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Current Arctic News and Events, Arctic News Articles.
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Arctic 2050: Towards ecosystem-based management in a changing Arctic Ocean
About 150 scientists, policy makers and members of industry are gathering today at the 4th European Marine Board Forum in Brussels to discuss how best to manage the consequences of a changing Arctic Ocean for human health and well-being. The European Marine Board has convened this flagship event in collaboration with the European Polar Board, working in association with the European Science Foundation. (2014-03-12)

Water-rich gem points to vast 'oceans' beneath the Earth: UAlberta study
The first terrestrial discovery of ringwoodite confirms the presence of massive amounts of water 400 to 700 km beneath the Earth's surface. (2014-03-12)

Dinosaur skull may reveal T. rex's smaller cousin from the north
A 70-million-year-old fossil found in the Late Cretaceous sediments of Alaska reveals a new small tyrannosaur. (2014-03-12)

New data confirms Arctic ice trends: Sea ice being lost at a rate of 5 days per decade
The ice-free season across the Arctic is getting longer by five days per decade, according to new research from a team including Prof Julienne Stroeve (UCL Earth Sciences). New analysis of satellite data shows the Arctic Ocean absorbing ever more of the sun's energy in summer, leading to a later appearance of sea ice in the autumn. In some regions, autumn freeze-up is occurring up to 11 days per decade later than it used to. (2014-03-04)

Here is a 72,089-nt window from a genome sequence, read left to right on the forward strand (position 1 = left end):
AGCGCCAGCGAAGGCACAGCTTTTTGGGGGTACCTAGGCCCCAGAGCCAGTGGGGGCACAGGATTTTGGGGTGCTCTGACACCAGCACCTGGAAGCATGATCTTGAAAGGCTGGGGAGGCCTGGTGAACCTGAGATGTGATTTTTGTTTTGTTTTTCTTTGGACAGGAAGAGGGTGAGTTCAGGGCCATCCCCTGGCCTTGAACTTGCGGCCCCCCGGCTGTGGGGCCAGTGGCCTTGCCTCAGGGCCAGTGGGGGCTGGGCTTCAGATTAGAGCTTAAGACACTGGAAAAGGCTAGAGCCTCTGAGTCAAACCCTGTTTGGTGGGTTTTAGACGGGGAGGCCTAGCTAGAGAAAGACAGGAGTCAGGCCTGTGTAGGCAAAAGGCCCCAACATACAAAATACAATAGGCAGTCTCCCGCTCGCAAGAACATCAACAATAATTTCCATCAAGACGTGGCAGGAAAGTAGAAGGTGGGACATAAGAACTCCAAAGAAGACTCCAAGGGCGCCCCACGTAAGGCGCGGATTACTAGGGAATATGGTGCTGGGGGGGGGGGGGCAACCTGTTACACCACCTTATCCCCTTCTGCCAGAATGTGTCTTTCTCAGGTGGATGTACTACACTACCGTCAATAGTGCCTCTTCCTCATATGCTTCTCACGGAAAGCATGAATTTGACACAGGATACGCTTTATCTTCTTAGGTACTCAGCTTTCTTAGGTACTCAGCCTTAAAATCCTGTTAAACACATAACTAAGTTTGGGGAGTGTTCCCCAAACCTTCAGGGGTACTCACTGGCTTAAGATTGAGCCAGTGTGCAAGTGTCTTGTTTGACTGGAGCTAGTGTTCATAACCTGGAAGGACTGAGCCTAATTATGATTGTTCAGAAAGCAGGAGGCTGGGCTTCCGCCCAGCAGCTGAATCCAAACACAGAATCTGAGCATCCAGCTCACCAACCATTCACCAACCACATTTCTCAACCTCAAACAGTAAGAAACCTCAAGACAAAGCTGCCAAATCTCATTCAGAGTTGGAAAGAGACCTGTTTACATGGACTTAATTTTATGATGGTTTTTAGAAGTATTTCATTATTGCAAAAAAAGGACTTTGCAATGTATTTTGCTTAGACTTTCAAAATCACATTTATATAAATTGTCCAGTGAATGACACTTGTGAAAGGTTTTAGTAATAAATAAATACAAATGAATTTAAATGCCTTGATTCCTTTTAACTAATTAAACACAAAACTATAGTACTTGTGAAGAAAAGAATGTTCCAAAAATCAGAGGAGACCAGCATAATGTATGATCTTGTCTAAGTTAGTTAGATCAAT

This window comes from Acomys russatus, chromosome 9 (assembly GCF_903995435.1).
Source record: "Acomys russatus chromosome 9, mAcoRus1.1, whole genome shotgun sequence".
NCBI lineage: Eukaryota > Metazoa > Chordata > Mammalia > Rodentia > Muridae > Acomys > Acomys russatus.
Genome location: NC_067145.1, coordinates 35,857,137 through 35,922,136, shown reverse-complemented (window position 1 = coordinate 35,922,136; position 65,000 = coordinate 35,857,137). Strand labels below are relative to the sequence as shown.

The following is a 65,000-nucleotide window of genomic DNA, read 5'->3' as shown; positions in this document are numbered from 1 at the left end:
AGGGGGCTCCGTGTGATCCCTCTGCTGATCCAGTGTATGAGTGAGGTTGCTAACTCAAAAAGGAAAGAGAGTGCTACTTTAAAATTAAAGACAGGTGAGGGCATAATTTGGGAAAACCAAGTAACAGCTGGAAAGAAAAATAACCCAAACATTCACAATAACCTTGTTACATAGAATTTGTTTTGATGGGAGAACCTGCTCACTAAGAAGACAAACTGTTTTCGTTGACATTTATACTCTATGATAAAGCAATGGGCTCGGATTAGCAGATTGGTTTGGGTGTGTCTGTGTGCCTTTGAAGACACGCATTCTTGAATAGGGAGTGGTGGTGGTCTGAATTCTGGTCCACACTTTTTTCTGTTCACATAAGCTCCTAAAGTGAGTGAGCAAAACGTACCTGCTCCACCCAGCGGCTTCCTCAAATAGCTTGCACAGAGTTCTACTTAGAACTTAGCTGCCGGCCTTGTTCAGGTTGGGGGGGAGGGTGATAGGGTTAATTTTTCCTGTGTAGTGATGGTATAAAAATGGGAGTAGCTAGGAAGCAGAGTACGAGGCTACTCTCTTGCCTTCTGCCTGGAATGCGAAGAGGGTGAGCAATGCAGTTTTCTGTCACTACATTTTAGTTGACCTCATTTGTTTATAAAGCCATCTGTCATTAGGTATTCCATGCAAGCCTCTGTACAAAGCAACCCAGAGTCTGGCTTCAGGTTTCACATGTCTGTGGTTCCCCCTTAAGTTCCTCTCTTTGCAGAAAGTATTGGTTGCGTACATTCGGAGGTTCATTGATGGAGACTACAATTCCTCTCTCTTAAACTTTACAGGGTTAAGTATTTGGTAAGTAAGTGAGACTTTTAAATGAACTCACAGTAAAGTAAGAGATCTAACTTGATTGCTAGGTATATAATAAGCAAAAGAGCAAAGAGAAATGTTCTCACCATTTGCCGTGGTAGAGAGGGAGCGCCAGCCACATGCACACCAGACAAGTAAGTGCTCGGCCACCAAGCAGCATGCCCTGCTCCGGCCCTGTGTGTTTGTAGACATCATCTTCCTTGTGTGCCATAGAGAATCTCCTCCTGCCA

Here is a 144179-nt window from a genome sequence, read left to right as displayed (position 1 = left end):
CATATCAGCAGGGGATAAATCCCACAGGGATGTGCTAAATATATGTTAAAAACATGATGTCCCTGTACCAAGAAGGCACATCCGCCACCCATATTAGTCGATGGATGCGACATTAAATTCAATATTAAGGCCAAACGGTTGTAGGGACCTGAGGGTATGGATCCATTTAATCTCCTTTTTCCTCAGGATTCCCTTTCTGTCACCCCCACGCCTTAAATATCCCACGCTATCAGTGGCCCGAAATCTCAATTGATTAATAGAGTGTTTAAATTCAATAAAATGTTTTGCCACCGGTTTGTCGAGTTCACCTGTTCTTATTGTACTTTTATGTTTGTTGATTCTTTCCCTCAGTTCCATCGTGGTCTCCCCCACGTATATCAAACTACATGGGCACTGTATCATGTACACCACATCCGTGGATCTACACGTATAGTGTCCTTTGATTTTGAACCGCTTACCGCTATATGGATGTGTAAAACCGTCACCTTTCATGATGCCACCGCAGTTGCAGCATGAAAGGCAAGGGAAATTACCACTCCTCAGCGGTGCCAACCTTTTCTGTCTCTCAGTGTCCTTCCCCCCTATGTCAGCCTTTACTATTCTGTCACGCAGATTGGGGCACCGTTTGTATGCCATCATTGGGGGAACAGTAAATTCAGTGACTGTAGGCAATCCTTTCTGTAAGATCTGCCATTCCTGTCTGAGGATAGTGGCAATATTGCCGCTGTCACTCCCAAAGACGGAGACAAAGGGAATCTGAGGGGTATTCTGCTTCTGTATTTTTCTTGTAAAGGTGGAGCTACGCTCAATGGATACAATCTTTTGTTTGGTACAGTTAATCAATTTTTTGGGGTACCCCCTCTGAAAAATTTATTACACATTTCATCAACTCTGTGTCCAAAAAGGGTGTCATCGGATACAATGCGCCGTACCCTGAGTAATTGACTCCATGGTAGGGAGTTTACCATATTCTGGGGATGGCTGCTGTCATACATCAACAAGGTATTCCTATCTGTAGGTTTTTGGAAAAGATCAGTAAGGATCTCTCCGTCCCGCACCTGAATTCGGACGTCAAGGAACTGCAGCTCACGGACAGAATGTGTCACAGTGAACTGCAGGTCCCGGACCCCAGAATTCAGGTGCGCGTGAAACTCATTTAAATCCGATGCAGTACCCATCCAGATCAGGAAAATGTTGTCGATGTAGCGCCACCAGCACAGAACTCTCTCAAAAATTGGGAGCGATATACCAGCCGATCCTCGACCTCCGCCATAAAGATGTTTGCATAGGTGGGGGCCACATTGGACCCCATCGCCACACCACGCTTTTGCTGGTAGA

Fossils offer new clues into Native American's 'journey' and how they survived the last Ice Age
Researchers have discovered how Native Americans may have survived the last Ice Age after splitting from their Asian relatives 25,000 years ago. (2014-02-27)

Whales, ships more common through Bering Strait
A three-year survey of whales in the Bering Strait reveals that many species of whales are using the narrow waterway, while shipping and commercial traffic also increase. (2014-02-26)

Spotted seal study reveals sensitive hearing in air and water
Two spotted seals orphaned as pups in the Arctic are now thriving at UC Santa Cruz's Long Marine Laboratory, giving scientists a rare opportunity to learn about how these seals perceive their environment. In a comprehensive study of the hearing abilities of spotted seals, UCSC researchers found that the seals have remarkably sensitive hearing in both air and water. (2014-02-26)

New digital atlas details Alaska sea ice history since 1860
A new web portal provides access to 160 years of historical sea ice concentration data for Alaska's Beaufort, Chukchi, and Bering seas, and allows users to view and download sea ice concentration data from 1850 to the present. This data set provides researchers with a reliable tool to evaluate climate change impacts. (2014-02-24)

Graduate student makes major discovery about seal evolution
Modern pinnipeds (the group that includes seals, sea lions and walruses) show a range of sexual dimorphism (large differences in size between males and females) and mating systems that span the extremes of modern mammals. This new study using the fossil record establishes that sexual dimorphism in pinnipeds, marked by harem-like behavior, arose around 27 million years ago in association with changing climatic conditions. (2014-02-19)

Increase in Arctic cyclones is linked to climate change, new study shows
A new study in Geophysical Research Letters uses historical climate model simulations to demonstrate that there has been an Arctic-wide decrease in sea level pressure since the 1800's. (2014-02-18)